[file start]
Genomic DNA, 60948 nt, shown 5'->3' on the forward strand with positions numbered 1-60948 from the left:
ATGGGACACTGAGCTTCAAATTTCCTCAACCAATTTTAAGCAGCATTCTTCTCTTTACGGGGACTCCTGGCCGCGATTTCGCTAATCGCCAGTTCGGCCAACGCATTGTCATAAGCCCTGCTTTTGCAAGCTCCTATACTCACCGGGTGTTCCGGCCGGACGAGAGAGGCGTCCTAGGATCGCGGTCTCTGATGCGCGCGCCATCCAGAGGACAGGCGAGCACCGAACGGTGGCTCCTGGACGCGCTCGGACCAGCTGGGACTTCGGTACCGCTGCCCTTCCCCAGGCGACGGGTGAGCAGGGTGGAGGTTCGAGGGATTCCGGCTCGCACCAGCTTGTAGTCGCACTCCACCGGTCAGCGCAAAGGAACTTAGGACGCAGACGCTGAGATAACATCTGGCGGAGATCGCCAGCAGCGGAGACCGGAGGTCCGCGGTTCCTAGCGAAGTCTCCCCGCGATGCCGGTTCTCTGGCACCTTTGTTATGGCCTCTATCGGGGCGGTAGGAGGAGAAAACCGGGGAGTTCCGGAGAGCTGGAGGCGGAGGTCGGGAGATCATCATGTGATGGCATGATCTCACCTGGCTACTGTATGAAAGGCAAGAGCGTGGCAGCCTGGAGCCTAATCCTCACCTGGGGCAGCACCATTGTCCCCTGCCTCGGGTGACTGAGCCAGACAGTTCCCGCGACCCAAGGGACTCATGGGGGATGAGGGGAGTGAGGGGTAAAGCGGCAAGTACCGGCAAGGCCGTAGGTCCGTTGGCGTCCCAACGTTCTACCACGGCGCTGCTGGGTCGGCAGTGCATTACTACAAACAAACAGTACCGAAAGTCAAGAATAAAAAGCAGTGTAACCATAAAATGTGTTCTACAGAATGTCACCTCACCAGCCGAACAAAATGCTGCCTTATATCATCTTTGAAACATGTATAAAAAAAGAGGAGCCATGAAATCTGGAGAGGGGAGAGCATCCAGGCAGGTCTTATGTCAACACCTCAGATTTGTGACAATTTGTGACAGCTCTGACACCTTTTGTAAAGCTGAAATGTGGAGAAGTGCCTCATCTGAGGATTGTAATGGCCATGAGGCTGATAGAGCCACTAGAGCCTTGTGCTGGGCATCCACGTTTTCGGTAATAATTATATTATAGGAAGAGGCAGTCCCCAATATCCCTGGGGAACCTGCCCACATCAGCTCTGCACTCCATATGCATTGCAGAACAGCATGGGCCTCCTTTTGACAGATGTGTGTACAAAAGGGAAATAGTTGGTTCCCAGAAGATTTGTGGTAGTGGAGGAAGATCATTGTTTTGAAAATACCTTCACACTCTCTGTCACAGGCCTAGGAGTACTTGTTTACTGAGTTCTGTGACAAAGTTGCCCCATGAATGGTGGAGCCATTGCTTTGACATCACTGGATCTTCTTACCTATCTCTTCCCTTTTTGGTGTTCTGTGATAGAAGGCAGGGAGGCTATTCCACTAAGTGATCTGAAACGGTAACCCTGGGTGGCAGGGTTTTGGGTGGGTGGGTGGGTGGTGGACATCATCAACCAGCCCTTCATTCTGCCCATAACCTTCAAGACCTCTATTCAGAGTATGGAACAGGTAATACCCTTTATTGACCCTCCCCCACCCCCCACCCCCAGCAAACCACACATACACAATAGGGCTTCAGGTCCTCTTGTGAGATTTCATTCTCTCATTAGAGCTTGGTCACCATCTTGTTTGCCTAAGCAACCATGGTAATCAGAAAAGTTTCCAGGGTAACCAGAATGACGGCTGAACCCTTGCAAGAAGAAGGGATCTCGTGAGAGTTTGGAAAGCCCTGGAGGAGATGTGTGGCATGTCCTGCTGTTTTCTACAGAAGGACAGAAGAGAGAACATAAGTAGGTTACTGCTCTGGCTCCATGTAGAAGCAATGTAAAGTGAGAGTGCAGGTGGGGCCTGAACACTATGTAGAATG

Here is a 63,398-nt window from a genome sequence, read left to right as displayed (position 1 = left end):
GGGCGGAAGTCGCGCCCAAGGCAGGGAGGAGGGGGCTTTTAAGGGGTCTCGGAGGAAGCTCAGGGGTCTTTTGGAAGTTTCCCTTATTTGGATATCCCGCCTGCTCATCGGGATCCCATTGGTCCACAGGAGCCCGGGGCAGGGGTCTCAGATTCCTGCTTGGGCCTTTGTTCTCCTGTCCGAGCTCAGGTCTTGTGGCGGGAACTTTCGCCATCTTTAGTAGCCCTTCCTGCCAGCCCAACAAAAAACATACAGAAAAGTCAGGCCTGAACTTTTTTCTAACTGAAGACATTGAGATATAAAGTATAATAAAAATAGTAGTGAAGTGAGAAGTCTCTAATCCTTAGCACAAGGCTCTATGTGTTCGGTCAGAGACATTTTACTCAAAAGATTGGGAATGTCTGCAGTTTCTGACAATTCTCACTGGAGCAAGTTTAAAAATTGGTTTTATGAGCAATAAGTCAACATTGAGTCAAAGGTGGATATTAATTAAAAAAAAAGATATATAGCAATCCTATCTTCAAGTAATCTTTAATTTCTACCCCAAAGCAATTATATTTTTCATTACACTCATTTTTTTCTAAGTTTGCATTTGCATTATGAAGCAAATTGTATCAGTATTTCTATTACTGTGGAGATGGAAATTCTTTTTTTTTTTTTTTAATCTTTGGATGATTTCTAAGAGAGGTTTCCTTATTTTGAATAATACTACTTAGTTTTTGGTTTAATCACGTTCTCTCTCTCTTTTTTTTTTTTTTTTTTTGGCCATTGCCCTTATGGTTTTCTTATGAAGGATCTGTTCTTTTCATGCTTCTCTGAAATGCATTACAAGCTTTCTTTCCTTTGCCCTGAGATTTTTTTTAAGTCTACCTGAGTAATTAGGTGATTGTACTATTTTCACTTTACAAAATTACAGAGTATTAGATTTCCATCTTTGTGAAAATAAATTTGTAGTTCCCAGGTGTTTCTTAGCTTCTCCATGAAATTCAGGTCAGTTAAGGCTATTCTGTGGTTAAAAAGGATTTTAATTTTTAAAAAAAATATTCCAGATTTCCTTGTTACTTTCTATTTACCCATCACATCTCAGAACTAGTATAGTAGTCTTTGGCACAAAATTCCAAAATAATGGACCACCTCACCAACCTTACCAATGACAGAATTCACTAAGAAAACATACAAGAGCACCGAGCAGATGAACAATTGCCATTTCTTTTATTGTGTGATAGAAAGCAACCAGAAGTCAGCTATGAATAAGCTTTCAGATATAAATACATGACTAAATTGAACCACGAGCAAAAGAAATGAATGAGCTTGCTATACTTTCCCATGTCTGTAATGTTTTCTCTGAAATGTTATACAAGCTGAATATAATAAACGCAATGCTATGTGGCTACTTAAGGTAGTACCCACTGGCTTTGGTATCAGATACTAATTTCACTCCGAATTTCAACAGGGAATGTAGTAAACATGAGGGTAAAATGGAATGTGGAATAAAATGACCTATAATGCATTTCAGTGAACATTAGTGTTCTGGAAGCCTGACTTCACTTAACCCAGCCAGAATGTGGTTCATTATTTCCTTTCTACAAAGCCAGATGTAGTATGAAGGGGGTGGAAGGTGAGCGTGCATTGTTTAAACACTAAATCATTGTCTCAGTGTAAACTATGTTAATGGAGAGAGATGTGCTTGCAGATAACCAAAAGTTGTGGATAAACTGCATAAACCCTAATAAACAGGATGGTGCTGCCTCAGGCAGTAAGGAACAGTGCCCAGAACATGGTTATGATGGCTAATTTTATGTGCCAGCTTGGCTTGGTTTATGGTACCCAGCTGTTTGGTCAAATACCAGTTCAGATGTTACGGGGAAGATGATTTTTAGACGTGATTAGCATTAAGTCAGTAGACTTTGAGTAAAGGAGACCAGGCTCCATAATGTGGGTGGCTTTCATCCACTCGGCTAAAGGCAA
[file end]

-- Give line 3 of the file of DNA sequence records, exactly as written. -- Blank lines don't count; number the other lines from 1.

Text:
Here is a 63,398-nt window from a genome sequence, read left to right as displayed (position 1 = left end):